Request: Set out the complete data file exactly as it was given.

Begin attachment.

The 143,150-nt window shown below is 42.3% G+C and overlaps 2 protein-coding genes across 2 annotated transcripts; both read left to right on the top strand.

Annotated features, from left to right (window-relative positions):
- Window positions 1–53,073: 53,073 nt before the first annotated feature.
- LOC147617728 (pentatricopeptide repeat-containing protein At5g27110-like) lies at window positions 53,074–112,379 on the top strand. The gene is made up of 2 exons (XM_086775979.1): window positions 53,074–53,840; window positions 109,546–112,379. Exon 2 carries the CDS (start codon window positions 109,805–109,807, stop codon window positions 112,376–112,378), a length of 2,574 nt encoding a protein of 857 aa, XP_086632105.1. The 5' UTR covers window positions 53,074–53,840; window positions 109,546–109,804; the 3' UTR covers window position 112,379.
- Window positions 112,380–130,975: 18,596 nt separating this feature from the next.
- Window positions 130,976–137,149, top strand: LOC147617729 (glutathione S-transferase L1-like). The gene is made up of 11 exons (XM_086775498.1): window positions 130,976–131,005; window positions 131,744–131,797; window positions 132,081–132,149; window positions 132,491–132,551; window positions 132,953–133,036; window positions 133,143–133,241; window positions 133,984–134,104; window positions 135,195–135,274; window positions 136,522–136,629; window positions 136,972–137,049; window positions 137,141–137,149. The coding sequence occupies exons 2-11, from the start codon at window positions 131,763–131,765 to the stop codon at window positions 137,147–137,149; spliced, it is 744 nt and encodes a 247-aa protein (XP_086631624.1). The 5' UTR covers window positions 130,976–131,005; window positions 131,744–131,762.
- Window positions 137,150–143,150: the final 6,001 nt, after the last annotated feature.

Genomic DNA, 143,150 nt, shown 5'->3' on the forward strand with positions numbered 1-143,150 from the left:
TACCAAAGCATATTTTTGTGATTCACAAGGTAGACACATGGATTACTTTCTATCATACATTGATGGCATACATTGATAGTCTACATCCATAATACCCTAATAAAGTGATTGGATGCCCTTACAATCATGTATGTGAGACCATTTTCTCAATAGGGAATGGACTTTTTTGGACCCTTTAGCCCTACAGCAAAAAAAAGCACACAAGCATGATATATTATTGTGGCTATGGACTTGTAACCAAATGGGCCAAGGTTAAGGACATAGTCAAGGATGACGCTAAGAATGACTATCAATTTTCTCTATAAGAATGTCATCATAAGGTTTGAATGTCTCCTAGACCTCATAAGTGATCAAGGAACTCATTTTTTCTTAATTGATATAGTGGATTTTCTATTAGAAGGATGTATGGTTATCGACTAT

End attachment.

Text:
The 143,150-nt window shown below is 42.3% G+C and overlaps 2 protein-coding genes across 2 annotated transcripts; both read left to right on the top strand.

Annotated features, from left to right (window-relative positions):
- Window positions 1–53,073: 53,073 nt before the first annotated feature.
- LOC147617728 (pentatricopeptide repeat-containing protein At5g27110-like) lies at window positions 53,074–112,379 on the top strand. The gene is made up of 2 exons (XM_086775979.1): window positions 53,074–53,840; window positions 109,546–112,379. Exon 2 carries the CDS (start codon window positions 109,805–109,807, stop codon window positions 112,376–112,378), a length of 2,574 nt encoding a protein of 857 aa, XP_086632105.1. The 5' UTR covers window positions 53,074–53,840; window positions 109,546–109,804; the 3' UTR covers window position 112,379.
- Window positions 112,380–130,975: 18,596 nt separating this feature from the next.
- Window positions 130,976–137,149, top strand: LOC147617729 (glutathione S-transferase L1-like). The gene is made up of 11 exons (XM_086775498.1): window positions 130,976–131,005; window positions 131,744–131,797; window positions 132,081–132,149; window positions 132,491–132,551; window positions 132,953–133,036; window positions 133,143–133,241; window positions 133,984–134,104; window positions 135,195–135,274; window positions 136,522–136,629; window positions 136,972–137,049; window positions 137,141–137,149. The coding sequence occupies exons 2-11, from the start codon at window positions 131,763–131,765 to the stop codon at window positions 137,147–137,149; spliced, it is 744 nt and encodes a 247-aa protein (XP_086631624.1). The 5' UTR covers window positions 130,976–131,005; window positions 131,744–131,762.
- Window positions 137,150–143,150: the final 6,001 nt, after the last annotated feature.

Genomic DNA, 143,150 nt, shown 5'->3' on the forward strand with positions numbered 1-143,150 from the left:
TACCAAAGCATATTTTTGTGATTCACAAGGTAGACACATGGATTACTTTCTATCATACATTGATGGCATACATTGATAGTCTACATCCATAATACCCTAATAAAGTGATTGGATGCCCTTACAATCATGTATGTGAGACCATTTTCTCAATAGGGAATGGACTTTTTTGGACCCTTTAGCCCTACAGCAAAAAAAAGCACACAAGCATGATATATTATTGTGGCTATGGACTTGTAACCAAATGGGCCAAGGTTAAGGACATAGTCAAGGATGACGCTAAGAATGACTATCAATTTTCTCTATAAGAATGTCATCATAAGGTTTGAATGTCTCCTAGACCTCATAAGTGATCAAGGAACTCATTTTTTCTTAATTGATATAGTGGATTTTCTATTAGAAGGATGTATGGTTATCGACTAT